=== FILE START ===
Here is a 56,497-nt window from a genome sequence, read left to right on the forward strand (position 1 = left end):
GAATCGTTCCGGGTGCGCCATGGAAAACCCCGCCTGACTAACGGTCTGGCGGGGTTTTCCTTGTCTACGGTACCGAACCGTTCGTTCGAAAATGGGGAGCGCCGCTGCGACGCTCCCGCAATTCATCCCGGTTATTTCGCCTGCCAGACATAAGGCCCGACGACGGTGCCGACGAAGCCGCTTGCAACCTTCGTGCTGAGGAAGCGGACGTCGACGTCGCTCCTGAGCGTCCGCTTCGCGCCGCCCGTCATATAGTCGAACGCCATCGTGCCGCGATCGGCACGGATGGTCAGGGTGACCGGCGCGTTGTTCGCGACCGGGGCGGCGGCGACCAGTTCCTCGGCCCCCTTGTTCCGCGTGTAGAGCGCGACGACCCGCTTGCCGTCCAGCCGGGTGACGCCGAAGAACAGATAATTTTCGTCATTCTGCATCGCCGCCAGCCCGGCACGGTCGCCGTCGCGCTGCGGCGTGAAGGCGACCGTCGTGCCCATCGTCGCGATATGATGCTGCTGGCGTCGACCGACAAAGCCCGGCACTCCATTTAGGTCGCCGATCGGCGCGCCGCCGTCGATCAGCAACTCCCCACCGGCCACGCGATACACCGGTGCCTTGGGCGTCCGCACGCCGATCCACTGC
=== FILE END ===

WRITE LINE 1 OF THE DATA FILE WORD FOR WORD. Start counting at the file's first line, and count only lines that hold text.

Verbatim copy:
Here is a 56,497-nt window from a genome sequence, read left to right on the forward strand (position 1 = left end):